Monday, November 19, 2012


I know it isn’t even December yet but we need to start thinking about our fishing trip(s) for 2013 if we want to have the best trip possible.  Here are a few simple tips that I think will help you have a great 2013 fishing season.

Be as flexible in scheduling your trip as you can possibly be.  For many people last year’s trip was a complete bust.  Nearly every area of the west was in drought conditions.  Rivers were too low to float and the water was too warm to fish. It is much too early to be deciding on when you are going to make a summer trip out west.  It will still be too early in the middle of January to mark your calendar.  I generally hold off until mid-April.  By then the maximum amount of snow has fallen.  If you don’t have scheduling flexibility and have to determine your dates soon, you can make an “educated” guess by checking USGS gauging stations in the area you are interested in and seeing what the long-term runoff hydrograph looks like.  Remember that long-term value is the median values for many many years of record.  The last two years are perfect examples of variability in stream flow.  2011 was an extremely heavy snow year.  In the mountains there were still patches of snow into August.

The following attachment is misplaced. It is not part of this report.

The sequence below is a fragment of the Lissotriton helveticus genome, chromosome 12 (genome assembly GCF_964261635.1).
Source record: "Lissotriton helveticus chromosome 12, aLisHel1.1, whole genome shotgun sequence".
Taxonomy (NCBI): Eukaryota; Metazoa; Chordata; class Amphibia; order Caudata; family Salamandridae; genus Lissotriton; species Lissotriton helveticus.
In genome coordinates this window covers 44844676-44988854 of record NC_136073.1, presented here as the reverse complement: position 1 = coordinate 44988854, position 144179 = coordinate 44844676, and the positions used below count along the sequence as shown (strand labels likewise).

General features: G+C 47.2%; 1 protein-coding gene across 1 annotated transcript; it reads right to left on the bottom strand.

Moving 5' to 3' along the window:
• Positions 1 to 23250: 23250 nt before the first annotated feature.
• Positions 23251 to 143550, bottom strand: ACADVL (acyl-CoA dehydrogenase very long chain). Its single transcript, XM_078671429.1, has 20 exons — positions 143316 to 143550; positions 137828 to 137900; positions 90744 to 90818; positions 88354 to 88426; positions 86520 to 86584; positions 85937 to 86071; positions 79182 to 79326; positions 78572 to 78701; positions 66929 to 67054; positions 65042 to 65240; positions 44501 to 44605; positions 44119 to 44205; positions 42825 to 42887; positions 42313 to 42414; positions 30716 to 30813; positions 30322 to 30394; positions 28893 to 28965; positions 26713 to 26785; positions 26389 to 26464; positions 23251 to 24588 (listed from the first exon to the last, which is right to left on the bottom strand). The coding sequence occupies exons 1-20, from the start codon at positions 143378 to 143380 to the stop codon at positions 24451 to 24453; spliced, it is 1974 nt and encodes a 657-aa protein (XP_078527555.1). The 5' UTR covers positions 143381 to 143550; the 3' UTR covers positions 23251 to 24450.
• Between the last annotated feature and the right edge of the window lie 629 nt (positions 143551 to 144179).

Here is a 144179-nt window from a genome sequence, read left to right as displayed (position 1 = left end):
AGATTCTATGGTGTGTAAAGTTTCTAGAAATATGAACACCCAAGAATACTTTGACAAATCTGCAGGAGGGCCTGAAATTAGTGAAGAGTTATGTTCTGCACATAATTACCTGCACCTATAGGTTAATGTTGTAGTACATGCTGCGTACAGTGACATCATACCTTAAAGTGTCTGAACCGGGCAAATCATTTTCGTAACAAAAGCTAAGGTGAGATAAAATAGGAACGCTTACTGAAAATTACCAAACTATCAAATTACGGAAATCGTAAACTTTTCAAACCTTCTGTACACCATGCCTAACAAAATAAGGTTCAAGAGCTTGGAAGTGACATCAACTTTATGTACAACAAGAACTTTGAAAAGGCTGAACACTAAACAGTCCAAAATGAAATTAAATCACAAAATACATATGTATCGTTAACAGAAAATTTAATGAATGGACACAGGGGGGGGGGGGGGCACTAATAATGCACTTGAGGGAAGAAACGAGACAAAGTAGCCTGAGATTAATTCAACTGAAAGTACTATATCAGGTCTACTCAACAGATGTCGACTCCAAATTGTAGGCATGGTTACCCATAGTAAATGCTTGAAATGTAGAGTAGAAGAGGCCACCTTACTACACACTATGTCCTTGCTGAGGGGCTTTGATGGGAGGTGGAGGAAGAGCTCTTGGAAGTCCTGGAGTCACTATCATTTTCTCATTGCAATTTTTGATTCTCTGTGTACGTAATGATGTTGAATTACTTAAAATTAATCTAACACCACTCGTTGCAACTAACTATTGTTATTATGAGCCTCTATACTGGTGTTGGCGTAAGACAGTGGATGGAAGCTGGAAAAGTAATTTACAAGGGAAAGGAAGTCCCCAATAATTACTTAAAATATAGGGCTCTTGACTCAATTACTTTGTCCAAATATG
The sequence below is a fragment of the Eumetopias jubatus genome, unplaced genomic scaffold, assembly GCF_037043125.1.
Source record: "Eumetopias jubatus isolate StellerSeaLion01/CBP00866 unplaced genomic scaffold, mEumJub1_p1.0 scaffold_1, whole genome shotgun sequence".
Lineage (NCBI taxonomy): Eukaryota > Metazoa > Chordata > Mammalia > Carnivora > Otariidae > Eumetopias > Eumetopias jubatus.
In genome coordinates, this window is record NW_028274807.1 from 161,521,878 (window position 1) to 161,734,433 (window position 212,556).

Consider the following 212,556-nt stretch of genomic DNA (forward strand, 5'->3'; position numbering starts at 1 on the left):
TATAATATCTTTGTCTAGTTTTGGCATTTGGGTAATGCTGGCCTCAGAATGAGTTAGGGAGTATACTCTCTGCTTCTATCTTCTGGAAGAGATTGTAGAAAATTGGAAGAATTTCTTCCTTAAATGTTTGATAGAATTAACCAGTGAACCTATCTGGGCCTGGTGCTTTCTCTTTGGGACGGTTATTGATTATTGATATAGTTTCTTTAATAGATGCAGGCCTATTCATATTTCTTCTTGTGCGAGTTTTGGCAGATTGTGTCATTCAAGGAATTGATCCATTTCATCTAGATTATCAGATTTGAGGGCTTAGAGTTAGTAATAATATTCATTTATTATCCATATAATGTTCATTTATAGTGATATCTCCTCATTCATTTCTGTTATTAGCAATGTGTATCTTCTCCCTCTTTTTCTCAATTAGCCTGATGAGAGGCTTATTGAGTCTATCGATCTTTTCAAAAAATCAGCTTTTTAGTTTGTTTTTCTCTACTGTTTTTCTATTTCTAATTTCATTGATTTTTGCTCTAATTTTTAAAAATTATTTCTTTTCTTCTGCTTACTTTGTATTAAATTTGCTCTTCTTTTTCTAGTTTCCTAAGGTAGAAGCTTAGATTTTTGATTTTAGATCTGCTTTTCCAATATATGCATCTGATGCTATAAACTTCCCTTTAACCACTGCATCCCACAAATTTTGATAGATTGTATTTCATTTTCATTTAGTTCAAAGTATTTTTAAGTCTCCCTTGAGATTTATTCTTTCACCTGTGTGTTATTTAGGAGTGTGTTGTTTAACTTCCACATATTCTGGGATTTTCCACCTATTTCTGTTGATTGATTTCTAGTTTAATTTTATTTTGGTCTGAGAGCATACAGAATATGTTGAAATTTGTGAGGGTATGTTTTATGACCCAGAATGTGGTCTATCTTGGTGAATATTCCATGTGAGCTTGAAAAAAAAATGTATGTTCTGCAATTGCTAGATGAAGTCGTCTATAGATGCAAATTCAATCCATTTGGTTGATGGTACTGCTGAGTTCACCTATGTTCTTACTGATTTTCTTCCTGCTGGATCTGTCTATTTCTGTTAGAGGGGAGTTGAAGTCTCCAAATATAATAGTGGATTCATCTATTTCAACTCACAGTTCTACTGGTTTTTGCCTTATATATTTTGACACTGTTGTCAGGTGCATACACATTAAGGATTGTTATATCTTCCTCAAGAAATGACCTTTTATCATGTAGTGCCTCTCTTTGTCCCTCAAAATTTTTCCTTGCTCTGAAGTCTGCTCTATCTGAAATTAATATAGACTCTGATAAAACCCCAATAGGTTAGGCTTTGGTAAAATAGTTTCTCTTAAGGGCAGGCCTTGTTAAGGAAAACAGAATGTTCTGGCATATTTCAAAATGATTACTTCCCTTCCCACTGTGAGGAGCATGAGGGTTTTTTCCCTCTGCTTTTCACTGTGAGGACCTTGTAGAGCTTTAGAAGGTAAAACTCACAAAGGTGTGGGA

With all the snow, both the volume of runoff and the duration of the runoff season, was greatly extended.  For the Encampment River the optimum fishing flows were not reached until almost the 1st of August.   

2012 was the opposite of 2011 for both snow fall and runoff.  This past summer with the winters 

exceeding low snow falls the Encampment's optimum fishing time was weeks earlier than normal. 

All the folks that made their plans based on what they knew or expected from previous years were very disappointed.    
Information on snow levels throughout the west are readily available for the US Department of Agriculture’s SNOTEL system.    

First click on the state you are interested in, say Wyoming.  On the state map you can click on the SNOTEL stations in the area you are planning to fish to see what the snow levels are.  Start doing this now and return every few weeks to see how the snowpac is progressing.